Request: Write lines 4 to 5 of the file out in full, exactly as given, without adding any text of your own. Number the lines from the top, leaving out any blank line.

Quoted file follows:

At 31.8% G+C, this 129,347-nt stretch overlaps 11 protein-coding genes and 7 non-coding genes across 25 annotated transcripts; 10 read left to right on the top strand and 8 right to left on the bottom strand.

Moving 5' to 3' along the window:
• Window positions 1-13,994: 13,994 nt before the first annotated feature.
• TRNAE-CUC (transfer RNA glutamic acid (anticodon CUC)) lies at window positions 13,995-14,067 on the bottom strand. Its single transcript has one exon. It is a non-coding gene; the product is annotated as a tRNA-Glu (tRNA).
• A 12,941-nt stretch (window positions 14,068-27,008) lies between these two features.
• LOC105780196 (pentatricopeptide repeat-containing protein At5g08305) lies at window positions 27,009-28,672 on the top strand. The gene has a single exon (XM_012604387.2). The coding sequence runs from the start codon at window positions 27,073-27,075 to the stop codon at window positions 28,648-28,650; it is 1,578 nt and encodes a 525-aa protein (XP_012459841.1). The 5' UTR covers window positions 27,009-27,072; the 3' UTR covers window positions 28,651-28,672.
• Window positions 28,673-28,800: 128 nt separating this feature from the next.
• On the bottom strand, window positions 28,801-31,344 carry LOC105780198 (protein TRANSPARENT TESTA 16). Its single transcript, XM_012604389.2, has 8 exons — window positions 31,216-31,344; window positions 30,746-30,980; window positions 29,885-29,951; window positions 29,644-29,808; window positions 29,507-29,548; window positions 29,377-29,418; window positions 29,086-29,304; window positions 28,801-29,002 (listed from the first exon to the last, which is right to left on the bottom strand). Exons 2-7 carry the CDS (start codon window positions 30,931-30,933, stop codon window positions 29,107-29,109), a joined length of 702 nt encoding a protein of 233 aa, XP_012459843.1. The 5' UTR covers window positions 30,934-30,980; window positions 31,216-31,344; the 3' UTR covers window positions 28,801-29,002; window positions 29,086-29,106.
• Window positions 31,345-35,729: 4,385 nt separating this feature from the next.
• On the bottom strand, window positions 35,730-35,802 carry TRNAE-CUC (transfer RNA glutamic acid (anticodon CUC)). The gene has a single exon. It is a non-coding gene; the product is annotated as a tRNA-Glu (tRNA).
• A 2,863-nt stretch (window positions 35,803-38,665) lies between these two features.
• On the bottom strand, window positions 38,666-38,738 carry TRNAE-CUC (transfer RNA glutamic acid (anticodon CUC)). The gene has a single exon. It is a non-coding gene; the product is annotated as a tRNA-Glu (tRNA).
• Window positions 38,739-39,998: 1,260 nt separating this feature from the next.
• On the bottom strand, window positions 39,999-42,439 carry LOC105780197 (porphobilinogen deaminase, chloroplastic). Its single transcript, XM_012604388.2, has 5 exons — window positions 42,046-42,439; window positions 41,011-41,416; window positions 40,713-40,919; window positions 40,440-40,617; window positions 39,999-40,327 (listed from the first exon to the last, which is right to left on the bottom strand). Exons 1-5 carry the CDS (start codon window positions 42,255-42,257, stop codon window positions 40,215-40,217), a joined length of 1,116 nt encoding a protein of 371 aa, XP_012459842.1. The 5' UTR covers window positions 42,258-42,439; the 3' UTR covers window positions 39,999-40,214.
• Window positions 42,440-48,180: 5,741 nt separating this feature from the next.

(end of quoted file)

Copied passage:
• TRNAE-CUC (transfer RNA glutamic acid (anticodon CUC)) lies at window positions 13,995-14,067 on the bottom strand. Its single transcript has one exon. It is a non-coding gene; the product is annotated as a tRNA-Glu (tRNA).
• A 12,941-nt stretch (window positions 14,068-27,008) lies between these two features.